Wednesday, January 23, 2008

The Consequences of a Malformed Soul

I was working through Dallas Willard’s Renovation of the Heart recently, and something he said stuck out to me as an important insight concerning our formation as Christians specifically, and even for our formation as humans generally.

In encouraging people to pay attention to the most important parts of themselves (heart, soul, will, etc.), Willard notes what happens when we lose sight of our spiritual formation and try to compensate. When the human soul is malformed, our thoughts feelings and inevitably follow and we try to replace a dysfunctional soul with bodily fulfillment. Willard says:

“The human body becomes the primary area of pleasure for the person who does not live honestly and interactively with God, and also the primary source of terror, torture, and death.”

In the malformed soul, bodily fulfillment is our highest hope and bodily discomfort is our greatest fear.

And we see this everywhere. As a culture, we have no idea what a well-formed soul looks like, but we can describe in pornographic detail what a well-formed body looks like. The heroes of our popular culture may or may not have souls worth emulating, but they must have bodies and sensual lives worth copying. Our paragons of virtue and lifestyle are the exact opposite of what they ought to be. A young woman who sleeps around, has kids outside of marriage, is drunk more often than not can still be worthy of our attention and praise if she is physically beautiful. If a young man treats women like disposable diapers, fails to be a father to his kids and flaunts the laws of the land, he can still be a hero to millions if he is rich and muscular.

In the properly formed human, the body serves the virtue of the soul. What does it mean for the pleasures of the body to follow dutifully behind the forming of the mind, will and emotions? And even more difficult, what does it look like for the suffering of the body to be understood in terms of the soul’s formation? Which is worse—the suffering of the body or the dysfunction of the soul?

Monday, January 07, 2008

An Expression of Compassion

There is a phrase used only of Jesus in the NT to describe moments when he was deeply moved by the human condition. In the Gospels it says Jesus was “moved with compassion.” In many places it represents the moment where Christ turns to heal an individual. In one interesting case, it moved Christ to teach all day long.

In Mark 6:34, he and his disciples are surrounded by a large crowd of people. When Jesus sees them Mark says he had compassion on them, saw them as sheep without a shepherd, and taught them many things. All day long.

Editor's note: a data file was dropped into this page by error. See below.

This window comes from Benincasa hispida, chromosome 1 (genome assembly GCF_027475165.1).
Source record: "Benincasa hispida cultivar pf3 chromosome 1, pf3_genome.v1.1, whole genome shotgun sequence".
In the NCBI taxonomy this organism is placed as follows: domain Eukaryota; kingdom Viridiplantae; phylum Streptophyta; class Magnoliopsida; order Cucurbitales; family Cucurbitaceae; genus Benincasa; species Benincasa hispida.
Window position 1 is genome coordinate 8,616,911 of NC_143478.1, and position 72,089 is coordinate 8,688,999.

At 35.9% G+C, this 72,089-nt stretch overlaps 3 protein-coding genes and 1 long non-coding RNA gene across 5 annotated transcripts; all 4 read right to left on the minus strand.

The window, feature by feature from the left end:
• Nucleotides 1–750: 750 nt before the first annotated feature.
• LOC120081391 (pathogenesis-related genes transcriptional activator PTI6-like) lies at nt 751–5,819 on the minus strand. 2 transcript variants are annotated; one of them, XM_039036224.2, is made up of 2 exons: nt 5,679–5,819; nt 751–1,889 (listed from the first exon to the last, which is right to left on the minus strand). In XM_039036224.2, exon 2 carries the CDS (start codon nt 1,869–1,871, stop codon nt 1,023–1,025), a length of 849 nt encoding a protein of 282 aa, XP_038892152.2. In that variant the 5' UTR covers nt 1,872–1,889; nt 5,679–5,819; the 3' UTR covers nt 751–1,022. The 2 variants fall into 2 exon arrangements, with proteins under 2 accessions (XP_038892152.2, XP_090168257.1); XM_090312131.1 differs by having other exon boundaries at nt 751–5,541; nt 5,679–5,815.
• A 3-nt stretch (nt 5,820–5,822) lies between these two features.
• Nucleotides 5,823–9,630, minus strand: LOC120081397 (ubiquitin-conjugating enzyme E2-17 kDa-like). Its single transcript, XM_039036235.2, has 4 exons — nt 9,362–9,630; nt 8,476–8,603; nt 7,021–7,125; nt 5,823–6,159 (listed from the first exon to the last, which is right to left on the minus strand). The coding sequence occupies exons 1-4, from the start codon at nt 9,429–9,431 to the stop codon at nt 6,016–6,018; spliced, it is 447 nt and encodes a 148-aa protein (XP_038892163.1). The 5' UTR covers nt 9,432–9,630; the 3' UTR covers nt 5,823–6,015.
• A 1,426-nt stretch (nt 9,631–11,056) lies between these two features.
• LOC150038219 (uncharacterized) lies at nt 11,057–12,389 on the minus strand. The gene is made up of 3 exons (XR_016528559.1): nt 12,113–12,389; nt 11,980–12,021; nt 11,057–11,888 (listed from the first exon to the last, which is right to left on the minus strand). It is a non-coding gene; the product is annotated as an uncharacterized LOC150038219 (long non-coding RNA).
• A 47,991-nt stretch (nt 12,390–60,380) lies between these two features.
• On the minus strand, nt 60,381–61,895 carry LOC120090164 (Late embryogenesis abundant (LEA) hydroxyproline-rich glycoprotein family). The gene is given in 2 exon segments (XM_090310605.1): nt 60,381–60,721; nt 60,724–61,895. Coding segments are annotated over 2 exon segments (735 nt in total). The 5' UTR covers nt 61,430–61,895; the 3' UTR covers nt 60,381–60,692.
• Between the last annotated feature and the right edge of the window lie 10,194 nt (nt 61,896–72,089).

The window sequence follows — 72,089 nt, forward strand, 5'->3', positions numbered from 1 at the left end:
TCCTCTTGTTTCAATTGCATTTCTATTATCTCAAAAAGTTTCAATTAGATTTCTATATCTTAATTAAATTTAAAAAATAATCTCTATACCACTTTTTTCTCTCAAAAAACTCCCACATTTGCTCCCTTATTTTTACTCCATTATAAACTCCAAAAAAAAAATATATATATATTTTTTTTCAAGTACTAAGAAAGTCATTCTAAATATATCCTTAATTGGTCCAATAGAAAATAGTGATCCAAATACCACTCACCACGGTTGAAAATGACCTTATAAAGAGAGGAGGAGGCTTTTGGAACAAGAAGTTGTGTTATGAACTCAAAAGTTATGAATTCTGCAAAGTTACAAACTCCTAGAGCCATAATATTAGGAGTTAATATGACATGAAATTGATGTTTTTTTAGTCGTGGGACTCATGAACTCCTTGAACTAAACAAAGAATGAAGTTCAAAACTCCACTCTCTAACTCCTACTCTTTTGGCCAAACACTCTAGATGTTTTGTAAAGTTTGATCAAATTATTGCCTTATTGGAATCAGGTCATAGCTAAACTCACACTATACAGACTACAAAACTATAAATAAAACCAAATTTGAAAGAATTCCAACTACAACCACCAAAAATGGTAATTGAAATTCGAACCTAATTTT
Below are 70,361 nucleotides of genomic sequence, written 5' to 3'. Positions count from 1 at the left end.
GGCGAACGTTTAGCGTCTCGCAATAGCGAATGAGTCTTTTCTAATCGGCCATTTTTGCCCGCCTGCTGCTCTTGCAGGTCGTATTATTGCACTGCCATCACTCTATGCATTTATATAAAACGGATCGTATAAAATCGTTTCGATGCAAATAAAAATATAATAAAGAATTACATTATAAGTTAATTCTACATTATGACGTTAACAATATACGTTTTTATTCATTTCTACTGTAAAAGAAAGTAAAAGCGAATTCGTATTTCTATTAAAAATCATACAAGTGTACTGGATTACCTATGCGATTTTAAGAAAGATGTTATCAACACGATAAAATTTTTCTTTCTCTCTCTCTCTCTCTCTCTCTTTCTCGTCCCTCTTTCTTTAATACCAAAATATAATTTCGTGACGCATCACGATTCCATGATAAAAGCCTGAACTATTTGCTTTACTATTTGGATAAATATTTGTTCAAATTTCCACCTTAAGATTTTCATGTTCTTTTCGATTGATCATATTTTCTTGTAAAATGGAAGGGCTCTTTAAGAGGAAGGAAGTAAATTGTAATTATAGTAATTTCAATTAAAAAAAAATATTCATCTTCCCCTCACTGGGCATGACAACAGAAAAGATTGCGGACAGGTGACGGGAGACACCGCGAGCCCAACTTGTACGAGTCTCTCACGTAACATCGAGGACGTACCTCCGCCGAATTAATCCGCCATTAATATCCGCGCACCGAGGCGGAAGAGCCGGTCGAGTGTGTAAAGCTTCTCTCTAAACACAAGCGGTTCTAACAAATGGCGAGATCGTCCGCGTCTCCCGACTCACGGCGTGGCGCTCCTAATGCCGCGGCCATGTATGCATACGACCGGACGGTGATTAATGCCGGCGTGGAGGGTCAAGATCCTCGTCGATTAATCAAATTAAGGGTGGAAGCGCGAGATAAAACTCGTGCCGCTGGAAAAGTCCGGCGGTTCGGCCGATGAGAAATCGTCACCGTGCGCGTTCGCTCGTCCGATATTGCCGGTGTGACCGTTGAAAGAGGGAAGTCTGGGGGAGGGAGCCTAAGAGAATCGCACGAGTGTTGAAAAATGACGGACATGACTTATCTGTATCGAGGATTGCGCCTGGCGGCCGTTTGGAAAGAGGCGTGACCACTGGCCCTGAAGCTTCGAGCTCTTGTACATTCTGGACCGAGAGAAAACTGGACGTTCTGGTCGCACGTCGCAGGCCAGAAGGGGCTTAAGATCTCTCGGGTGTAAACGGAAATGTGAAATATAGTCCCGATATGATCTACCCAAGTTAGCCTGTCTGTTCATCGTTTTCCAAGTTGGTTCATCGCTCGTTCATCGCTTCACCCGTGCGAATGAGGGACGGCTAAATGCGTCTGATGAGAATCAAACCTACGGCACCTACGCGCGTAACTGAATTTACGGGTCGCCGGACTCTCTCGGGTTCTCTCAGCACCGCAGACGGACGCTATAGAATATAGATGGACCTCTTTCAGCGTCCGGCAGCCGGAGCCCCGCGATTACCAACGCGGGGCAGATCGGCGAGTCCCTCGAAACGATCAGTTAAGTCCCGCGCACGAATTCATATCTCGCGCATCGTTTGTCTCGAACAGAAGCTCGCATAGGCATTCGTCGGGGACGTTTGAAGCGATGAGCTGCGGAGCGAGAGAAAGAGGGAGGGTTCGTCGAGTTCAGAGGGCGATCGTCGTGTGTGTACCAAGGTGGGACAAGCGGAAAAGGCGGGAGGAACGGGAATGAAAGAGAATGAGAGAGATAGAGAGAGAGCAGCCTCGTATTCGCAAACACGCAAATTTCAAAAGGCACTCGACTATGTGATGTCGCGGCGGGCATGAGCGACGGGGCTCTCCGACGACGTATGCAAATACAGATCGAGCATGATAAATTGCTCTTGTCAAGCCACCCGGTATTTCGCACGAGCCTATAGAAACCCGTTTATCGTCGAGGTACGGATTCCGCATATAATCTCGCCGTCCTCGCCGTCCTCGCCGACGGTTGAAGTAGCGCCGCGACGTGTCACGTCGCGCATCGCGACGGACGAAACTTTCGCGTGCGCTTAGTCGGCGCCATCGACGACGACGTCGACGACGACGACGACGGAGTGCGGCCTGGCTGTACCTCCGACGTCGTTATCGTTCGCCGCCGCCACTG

I am fascinated by this display. How did Jesus’ compassion reveal itself when he was faced with a motley group of people with empty stomachs mixed motives for searching him out? (John 6:15 says some of them were political zealots.) He taught them for a very long time. Then he broke the bread and miraculously fed over 5,000 people.

A reoccurring theme in Mark is that before the bellies are filled, before the healings and exorcisms take place, Jesus teaches people about the Kingdom of God. What good does it do to perform the miraculous or correct social conditions before people understand the who and the why?

One of the first arguments Dallas Willard makes in his book, Renovation of the Heart, is that the “Jesus revolution” is not primarily about correcting institutions or organizations, but is a matter of character change. We live from our hearts, he says, and when those hearts are formed in the right way, we begin to make real headway in the human condition.

Another theme, rising again in emergent circles, is that the “Jesus revolution” is primarily about social justice, filling bellies, and affecting institutional change. That would not be a problem (after all, Jesus did feed the 5,000), but given the emergent proclivity to avoid the kinds of things that Jesus taught, I am not sure they have the stick by the right end. And what did Jesus teach? Mark is quite clear, if not minimalist, on this point: “The time is fulfilled, the kingdom of God is at hand; repent and believe in the gospel” (1:15).

I think Mark agrees with Willard and the view that first and foremost hearts and lives ought to be formed to the truths of the Gospel before the rest of the “revolution” can make real sense.

I love Mark 6:34. It is a genuine expression of Christ-like compassion to teach people the truths of the Kingdom of God, even if it takes a very long time.